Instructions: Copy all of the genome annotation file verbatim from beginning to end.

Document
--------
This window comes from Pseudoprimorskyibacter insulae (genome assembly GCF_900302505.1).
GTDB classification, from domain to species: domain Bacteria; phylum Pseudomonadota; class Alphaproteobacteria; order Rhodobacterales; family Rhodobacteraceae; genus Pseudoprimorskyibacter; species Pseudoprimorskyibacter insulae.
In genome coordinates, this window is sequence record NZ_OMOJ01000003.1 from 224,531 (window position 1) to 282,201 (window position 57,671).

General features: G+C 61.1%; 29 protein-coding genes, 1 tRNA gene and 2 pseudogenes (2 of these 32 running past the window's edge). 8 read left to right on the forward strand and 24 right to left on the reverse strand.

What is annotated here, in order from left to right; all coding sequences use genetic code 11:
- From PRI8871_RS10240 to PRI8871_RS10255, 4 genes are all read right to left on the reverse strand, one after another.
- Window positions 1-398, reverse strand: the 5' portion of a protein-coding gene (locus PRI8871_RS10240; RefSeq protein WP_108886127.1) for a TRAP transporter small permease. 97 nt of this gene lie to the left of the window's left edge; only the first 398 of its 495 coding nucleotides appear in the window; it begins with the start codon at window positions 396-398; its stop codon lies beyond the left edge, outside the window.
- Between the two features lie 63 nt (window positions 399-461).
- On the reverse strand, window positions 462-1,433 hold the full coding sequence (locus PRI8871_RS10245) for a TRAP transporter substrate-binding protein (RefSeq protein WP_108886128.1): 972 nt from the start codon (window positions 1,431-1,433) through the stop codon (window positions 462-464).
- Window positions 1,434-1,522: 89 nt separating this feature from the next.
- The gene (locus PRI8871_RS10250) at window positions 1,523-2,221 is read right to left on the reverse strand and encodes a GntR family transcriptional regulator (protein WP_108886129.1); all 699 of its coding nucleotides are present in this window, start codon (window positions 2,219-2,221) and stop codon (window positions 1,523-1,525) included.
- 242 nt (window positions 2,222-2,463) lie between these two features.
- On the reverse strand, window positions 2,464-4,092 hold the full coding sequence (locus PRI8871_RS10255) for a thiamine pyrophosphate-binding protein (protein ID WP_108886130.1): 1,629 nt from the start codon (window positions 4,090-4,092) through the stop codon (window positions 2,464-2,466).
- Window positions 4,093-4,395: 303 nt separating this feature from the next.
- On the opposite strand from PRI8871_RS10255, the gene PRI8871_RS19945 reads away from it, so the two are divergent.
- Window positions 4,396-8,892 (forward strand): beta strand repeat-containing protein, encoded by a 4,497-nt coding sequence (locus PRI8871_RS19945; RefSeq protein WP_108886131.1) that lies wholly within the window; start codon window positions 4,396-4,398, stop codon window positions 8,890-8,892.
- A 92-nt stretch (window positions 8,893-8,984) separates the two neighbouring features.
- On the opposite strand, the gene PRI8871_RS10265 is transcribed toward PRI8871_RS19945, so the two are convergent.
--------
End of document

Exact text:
This window comes from Pseudoprimorskyibacter insulae (genome assembly GCF_900302505.1).
GTDB classification, from domain to species: domain Bacteria; phylum Pseudomonadota; class Alphaproteobacteria; order Rhodobacterales; family Rhodobacteraceae; genus Pseudoprimorskyibacter; species Pseudoprimorskyibacter insulae.
In genome coordinates, this window is sequence record NZ_OMOJ01000003.1 from 224,531 (window position 1) to 282,201 (window position 57,671).

General features: G+C 61.1%; 29 protein-coding genes, 1 tRNA gene and 2 pseudogenes (2 of these 32 running past the window's edge). 8 read left to right on the forward strand and 24 right to left on the reverse strand.

What is annotated here, in order from left to right; all coding sequences use genetic code 11:
- From PRI8871_RS10240 to PRI8871_RS10255, 4 genes are all read right to left on the reverse strand, one after another.
- Window positions 1-398, reverse strand: the 5' portion of a protein-coding gene (locus PRI8871_RS10240; RefSeq protein WP_108886127.1) for a TRAP transporter small permease. 97 nt of this gene lie to the left of the window's left edge; only the first 398 of its 495 coding nucleotides appear in the window; it begins with the start codon at window positions 396-398; its stop codon lies beyond the left edge, outside the window.
- Between the two features lie 63 nt (window positions 399-461).
- On the reverse strand, window positions 462-1,433 hold the full coding sequence (locus PRI8871_RS10245) for a TRAP transporter substrate-binding protein (RefSeq protein WP_108886128.1): 972 nt from the start codon (window positions 1,431-1,433) through the stop codon (window positions 462-464).
- Window positions 1,434-1,522: 89 nt separating this feature from the next.
- The gene (locus PRI8871_RS10250) at window positions 1,523-2,221 is read right to left on the reverse strand and encodes a GntR family transcriptional regulator (protein WP_108886129.1); all 699 of its coding nucleotides are present in this window, start codon (window positions 2,219-2,221) and stop codon (window positions 1,523-1,525) included.
- 242 nt (window positions 2,222-2,463) lie between these two features.
- On the reverse strand, window positions 2,464-4,092 hold the full coding sequence (locus PRI8871_RS10255) for a thiamine pyrophosphate-binding protein (protein ID WP_108886130.1): 1,629 nt from the start codon (window positions 4,090-4,092) through the stop codon (window positions 2,464-2,466).
- Window positions 4,093-4,395: 303 nt separating this feature from the next.
- On the opposite strand from PRI8871_RS10255, the gene PRI8871_RS19945 reads away from it, so the two are divergent.
- Window positions 4,396-8,892 (forward strand): beta strand repeat-containing protein, encoded by a 4,497-nt coding sequence (locus PRI8871_RS19945; RefSeq protein WP_108886131.1) that lies wholly within the window; start codon window positions 4,396-4,398, stop codon window positions 8,890-8,892.
- A 92-nt stretch (window positions 8,893-8,984) separates the two neighbouring features.
- On the opposite strand, the gene PRI8871_RS10265 is transcribed toward PRI8871_RS19945, so the two are convergent.